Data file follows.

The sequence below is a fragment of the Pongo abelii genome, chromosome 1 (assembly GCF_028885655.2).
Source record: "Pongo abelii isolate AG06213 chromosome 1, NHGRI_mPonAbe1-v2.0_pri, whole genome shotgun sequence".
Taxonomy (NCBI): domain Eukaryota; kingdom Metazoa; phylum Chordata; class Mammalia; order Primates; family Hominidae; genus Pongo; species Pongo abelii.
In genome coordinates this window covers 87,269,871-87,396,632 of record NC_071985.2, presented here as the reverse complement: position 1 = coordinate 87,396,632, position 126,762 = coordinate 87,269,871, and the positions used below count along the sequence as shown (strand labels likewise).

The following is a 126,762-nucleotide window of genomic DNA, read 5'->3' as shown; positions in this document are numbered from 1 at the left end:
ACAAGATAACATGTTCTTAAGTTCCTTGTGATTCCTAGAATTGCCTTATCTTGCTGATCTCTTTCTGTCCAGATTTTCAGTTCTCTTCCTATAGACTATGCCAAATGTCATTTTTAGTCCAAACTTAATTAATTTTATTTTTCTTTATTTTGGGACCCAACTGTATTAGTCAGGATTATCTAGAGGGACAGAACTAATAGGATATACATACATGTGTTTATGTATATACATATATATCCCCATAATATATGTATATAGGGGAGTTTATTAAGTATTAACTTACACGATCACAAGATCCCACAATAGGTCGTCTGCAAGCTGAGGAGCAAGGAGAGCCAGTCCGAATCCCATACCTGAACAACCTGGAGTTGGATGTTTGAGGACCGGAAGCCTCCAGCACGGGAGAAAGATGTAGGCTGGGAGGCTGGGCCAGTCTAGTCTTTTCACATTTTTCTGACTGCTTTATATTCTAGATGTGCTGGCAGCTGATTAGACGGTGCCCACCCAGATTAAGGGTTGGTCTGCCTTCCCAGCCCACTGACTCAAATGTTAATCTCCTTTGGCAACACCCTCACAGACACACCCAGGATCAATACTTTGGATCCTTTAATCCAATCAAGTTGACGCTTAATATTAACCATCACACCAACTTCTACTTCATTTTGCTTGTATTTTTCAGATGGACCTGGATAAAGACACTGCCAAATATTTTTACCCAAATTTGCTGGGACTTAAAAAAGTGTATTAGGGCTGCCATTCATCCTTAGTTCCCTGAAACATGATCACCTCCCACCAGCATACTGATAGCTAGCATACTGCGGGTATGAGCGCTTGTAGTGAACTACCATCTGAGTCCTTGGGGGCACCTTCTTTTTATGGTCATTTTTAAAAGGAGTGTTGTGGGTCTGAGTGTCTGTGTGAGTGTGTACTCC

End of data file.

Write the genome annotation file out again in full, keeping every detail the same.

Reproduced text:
The sequence below is a fragment of the Pongo abelii genome, chromosome 1 (assembly GCF_028885655.2).
Source record: "Pongo abelii isolate AG06213 chromosome 1, NHGRI_mPonAbe1-v2.0_pri, whole genome shotgun sequence".
Taxonomy (NCBI): domain Eukaryota; kingdom Metazoa; phylum Chordata; class Mammalia; order Primates; family Hominidae; genus Pongo; species Pongo abelii.
In genome coordinates this window covers 87,269,871-87,396,632 of record NC_071985.2, presented here as the reverse complement: position 1 = coordinate 87,396,632, position 126,762 = coordinate 87,269,871, and the positions used below count along the sequence as shown (strand labels likewise).

The following is a 126,762-nucleotide window of genomic DNA, read 5'->3' as shown; positions in this document are numbered from 1 at the left end:
ACAAGATAACATGTTCTTAAGTTCCTTGTGATTCCTAGAATTGCCTTATCTTGCTGATCTCTTTCTGTCCAGATTTTCAGTTCTCTTCCTATAGACTATGCCAAATGTCATTTTTAGTCCAAACTTAATTAATTTTATTTTTCTTTATTTTGGGACCCAACTGTATTAGTCAGGATTATCTAGAGGGACAGAACTAATAGGATATACATACATGTGTTTATGTATATACATATATATCCCCATAATATATGTATATAGGGGAGTTTATTAAGTATTAACTTACACGATCACAAGATCCCACAATAGGTCGTCTGCAAGCTGAGGAGCAAGGAGAGCCAGTCCGAATCCCATACCTGAACAACCTGGAGTTGGATGTTTGAGGACCGGAAGCCTCCAGCACGGGAGAAAGATGTAGGCTGGGAGGCTGGGCCAGTCTAGTCTTTTCACATTTTTCTGACTGCTTTATATTCTAGATGTGCTGGCAGCTGATTAGACGGTGCCCACCCAGATTAAGGGTTGGTCTGCCTTCCCAGCCCACTGACTCAAATGTTAATCTCCTTTGGCAACACCCTCACAGACACACCCAGGATCAATACTTTGGATCCTTTAATCCAATCAAGTTGACGCTTAATATTAACCATCACACCAACTTCTACTTCATTTTGCTTGTATTTTTCAGATGGACCTGGATAAAGACACTGCCAAATATTTTTACCCAAATTTGCTGGGACTTAAAAAAGTGTATTAGGGCTGCCATTCATCCTTAGTTCCCTGAAACATGATCACCTCCCACCAGCATACTGATAGCTAGCATACTGCGGGTATGAGCGCTTGTAGTGAACTACCATCTGAGTCCTTGGGGGCACCTTCTTTTTATGGTCATTTTTAAAAGGAGTGTTGTGGGTCTGAGTGTCTGTGTGAGTGTGTACTCC